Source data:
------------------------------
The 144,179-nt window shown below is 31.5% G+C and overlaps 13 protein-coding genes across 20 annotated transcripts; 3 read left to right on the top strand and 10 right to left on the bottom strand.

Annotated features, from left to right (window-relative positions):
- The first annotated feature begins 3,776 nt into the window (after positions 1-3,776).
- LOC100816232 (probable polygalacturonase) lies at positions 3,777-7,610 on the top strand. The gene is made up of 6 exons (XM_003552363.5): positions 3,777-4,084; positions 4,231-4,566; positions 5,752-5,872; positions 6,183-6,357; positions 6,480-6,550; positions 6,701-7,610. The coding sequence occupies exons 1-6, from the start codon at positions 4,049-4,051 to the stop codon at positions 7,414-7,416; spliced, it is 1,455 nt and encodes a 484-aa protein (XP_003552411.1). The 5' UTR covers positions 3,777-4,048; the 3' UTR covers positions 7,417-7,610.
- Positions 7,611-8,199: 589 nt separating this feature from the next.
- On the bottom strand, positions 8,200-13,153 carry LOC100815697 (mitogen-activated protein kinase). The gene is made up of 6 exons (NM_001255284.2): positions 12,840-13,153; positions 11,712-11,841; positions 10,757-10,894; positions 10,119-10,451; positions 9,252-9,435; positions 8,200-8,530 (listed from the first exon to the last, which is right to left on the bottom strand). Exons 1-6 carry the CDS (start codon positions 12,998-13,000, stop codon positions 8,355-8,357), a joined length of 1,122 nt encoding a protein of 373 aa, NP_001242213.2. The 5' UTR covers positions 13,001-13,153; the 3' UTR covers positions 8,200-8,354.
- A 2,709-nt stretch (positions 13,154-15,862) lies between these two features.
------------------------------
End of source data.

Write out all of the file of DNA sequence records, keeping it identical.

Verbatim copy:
The 144,179-nt window shown below is 31.5% G+C and overlaps 13 protein-coding genes across 20 annotated transcripts; 3 read left to right on the top strand and 10 right to left on the bottom strand.

Annotated features, from left to right (window-relative positions):
- The first annotated feature begins 3,776 nt into the window (after positions 1-3,776).
- LOC100816232 (probable polygalacturonase) lies at positions 3,777-7,610 on the top strand. The gene is made up of 6 exons (XM_003552363.5): positions 3,777-4,084; positions 4,231-4,566; positions 5,752-5,872; positions 6,183-6,357; positions 6,480-6,550; positions 6,701-7,610. The coding sequence occupies exons 1-6, from the start codon at positions 4,049-4,051 to the stop codon at positions 7,414-7,416; spliced, it is 1,455 nt and encodes a 484-aa protein (XP_003552411.1). The 5' UTR covers positions 3,777-4,048; the 3' UTR covers positions 7,417-7,610.
- Positions 7,611-8,199: 589 nt separating this feature from the next.
- On the bottom strand, positions 8,200-13,153 carry LOC100815697 (mitogen-activated protein kinase). The gene is made up of 6 exons (NM_001255284.2): positions 12,840-13,153; positions 11,712-11,841; positions 10,757-10,894; positions 10,119-10,451; positions 9,252-9,435; positions 8,200-8,530 (listed from the first exon to the last, which is right to left on the bottom strand). Exons 1-6 carry the CDS (start codon positions 12,998-13,000, stop codon positions 8,355-8,357), a joined length of 1,122 nt encoding a protein of 373 aa, NP_001242213.2. The 5' UTR covers positions 13,001-13,153; the 3' UTR covers positions 8,200-8,354.
- A 2,709-nt stretch (positions 13,154-15,862) lies between these two features.